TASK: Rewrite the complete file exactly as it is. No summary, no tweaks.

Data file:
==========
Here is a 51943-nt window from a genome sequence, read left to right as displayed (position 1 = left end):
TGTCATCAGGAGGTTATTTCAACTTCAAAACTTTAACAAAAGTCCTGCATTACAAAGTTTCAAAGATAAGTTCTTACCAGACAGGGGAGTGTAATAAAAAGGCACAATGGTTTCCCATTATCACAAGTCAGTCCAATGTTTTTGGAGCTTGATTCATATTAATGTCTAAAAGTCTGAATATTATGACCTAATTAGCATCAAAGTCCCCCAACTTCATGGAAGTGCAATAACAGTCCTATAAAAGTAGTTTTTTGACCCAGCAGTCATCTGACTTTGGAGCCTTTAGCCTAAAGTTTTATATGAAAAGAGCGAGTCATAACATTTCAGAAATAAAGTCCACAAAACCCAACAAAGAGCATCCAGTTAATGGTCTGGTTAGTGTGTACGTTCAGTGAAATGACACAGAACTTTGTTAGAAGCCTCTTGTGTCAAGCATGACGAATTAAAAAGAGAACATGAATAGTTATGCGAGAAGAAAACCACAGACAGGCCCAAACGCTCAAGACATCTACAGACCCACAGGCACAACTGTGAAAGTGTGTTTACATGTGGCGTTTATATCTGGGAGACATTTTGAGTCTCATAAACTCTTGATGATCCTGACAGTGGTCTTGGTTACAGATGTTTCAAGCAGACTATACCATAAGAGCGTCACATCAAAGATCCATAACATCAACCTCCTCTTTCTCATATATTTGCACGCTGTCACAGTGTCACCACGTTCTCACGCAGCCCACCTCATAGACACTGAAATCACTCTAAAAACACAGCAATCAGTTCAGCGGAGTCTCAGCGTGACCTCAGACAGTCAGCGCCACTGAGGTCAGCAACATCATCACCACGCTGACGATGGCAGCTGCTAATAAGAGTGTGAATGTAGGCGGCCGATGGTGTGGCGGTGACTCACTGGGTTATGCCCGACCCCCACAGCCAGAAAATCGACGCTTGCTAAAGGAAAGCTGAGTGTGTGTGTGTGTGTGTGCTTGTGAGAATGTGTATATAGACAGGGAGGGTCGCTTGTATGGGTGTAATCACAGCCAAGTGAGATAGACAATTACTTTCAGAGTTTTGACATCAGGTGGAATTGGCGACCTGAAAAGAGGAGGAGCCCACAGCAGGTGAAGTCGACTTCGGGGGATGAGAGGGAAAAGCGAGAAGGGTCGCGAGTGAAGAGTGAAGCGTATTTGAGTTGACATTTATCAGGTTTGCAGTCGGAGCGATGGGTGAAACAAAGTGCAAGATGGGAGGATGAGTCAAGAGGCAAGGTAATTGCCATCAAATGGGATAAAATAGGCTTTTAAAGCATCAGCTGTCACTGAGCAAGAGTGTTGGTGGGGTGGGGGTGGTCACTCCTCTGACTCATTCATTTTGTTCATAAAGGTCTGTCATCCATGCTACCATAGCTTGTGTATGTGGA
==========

Here is a 51943-nt window from a genome sequence, read left to right as displayed (position 1 = left end):
TGTCATCAGGAGGTTATTTCAACTTCAAAACTTTAACAAAAGTCCTGCATTACAAAGTTTCAAAGATAAGTTCTTACCAGACAGGGGAGTGTAATAAAAAGGCACAATGGTTTCCCATTATCACAAGTCAGTCCAATGTTTTTGGAGCTTGATTCATATTAATGTCTAAAAGTCTGAATATTATGACCTAATTAGCATCAAAGTCCCCCAACTTCATGGAAGTGCAATAACAGTCCTATAAAAGTAGTTTTTTGACCCAGCAGTCATCTGACTTTGGAGCCTTTAGCCTAAAGTTTTATATGAAAAGAGCGAGTCATAACATTTCAGAAATAAAGTCCACAAAACCCAACAAAGAGCATCCAGTTAATGGTCTGGTTAGTGTGTACGTTCAGTGAAATGACACAGAACTTTGTTAGAAGCCTCTTGTGTCAAGCATGACGAATTAAAAAGAGAACATGAATAGTTATGCGAGAAGAAAACCACAGACAGGCCCAAACGCTCAAGACATCTACAGACCCACAGGCACAACTGTGAAAGTGTGTTTACATGTGGCGTTTATATCTGGGAGACATTTTGAGTCTCATAAACTCTTGATGATCCTGACAGTGGTCTTGGTTACAGATGTTTCAAGCAGACTATACCATAAGAGCGTCACATCAAAGATCCATAACATCAACCTCCTCTTTCTCATATATTTGCACGCTGTCACAGTGTCACCACGTTCTCACGCAGCCCACCTCATAGACACTGAAATCACTCTAAAAACACAGCAATCAGTTCAGCGGAGTCTCAGCGTGACCTCAGACAGTCAGCGCCACTGAGGTCAGCAACATCATCACCACGCTGACGATGGCAGCTGCTAATAAGAGTGTGAATGTAGGCGGCCGATGGTGTGGCGGTGACTCACTGGGTTATGCCCGACCCCCACAGCCAGAAAATCGACGCTTGCTAAAGGAAAGCTGAGTGTGTGTGTGTGTGTGTGCTTGTGAGAATGTGTATATAGACAGGGAGGGTCGCTTGTATGGGTGTAATCACAGCCAAGTGAGATAGACAATTACTTTCAGAGTTTTGACATCAGGTGGAATTGGCGACCTGAAAAGAGGAGGAGCCCACAGCAGGTGAAGTCGACTTCGGGGGATGAGAGGGAAAAGCGAGAAGGGTCGCGAGTGAAGAGTGAAGCGTATTTGAGTTGACATTTATCAGGTTTGCAGTCGGAGCGATGGGTGAAACAAAGTGCAAGATGGGAGGATGAGTCAAGAGGCAAGGTAATTGCCATCAAATGGGATAAAATAGGCTTTTAAAGCATCAGCTGTCACTGAGCAAGAGTGTTGGTGGGGTGGGGGTGGTCACTCCTCTGACTCATTCATTTTGTTCATAAAGGTCTGTCATCCATGCTACCATAGCTTGTGTATGTGGA